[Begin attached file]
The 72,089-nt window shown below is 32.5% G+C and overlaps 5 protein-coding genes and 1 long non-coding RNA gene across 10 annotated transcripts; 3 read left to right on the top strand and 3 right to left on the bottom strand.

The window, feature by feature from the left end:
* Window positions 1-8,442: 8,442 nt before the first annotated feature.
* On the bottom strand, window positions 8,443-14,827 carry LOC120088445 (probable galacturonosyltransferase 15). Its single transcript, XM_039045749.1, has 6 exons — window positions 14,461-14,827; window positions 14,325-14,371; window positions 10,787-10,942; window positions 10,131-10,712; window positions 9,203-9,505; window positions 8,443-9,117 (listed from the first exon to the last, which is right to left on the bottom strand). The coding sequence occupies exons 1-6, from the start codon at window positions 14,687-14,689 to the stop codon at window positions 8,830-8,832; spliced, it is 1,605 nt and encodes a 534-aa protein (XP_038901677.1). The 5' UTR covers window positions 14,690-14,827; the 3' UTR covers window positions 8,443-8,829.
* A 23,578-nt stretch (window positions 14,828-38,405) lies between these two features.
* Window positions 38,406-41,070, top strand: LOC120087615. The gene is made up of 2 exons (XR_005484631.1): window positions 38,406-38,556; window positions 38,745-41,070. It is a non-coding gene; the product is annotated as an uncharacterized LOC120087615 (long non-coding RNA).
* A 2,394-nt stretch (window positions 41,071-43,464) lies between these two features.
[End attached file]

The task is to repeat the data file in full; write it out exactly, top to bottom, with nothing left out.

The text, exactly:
The 72,089-nt window shown below is 32.5% G+C and overlaps 5 protein-coding genes and 1 long non-coding RNA gene across 10 annotated transcripts; 3 read left to right on the top strand and 3 right to left on the bottom strand.

The window, feature by feature from the left end:
* Window positions 1-8,442: 8,442 nt before the first annotated feature.
* On the bottom strand, window positions 8,443-14,827 carry LOC120088445 (probable galacturonosyltransferase 15). Its single transcript, XM_039045749.1, has 6 exons — window positions 14,461-14,827; window positions 14,325-14,371; window positions 10,787-10,942; window positions 10,131-10,712; window positions 9,203-9,505; window positions 8,443-9,117 (listed from the first exon to the last, which is right to left on the bottom strand). The coding sequence occupies exons 1-6, from the start codon at window positions 14,687-14,689 to the stop codon at window positions 8,830-8,832; spliced, it is 1,605 nt and encodes a 534-aa protein (XP_038901677.1). The 5' UTR covers window positions 14,690-14,827; the 3' UTR covers window positions 8,443-8,829.
* A 23,578-nt stretch (window positions 14,828-38,405) lies between these two features.
* Window positions 38,406-41,070, top strand: LOC120087615. The gene is made up of 2 exons (XR_005484631.1): window positions 38,406-38,556; window positions 38,745-41,070. It is a non-coding gene; the product is annotated as an uncharacterized LOC120087615 (long non-coding RNA).
* A 2,394-nt stretch (window positions 41,071-43,464) lies between these two features.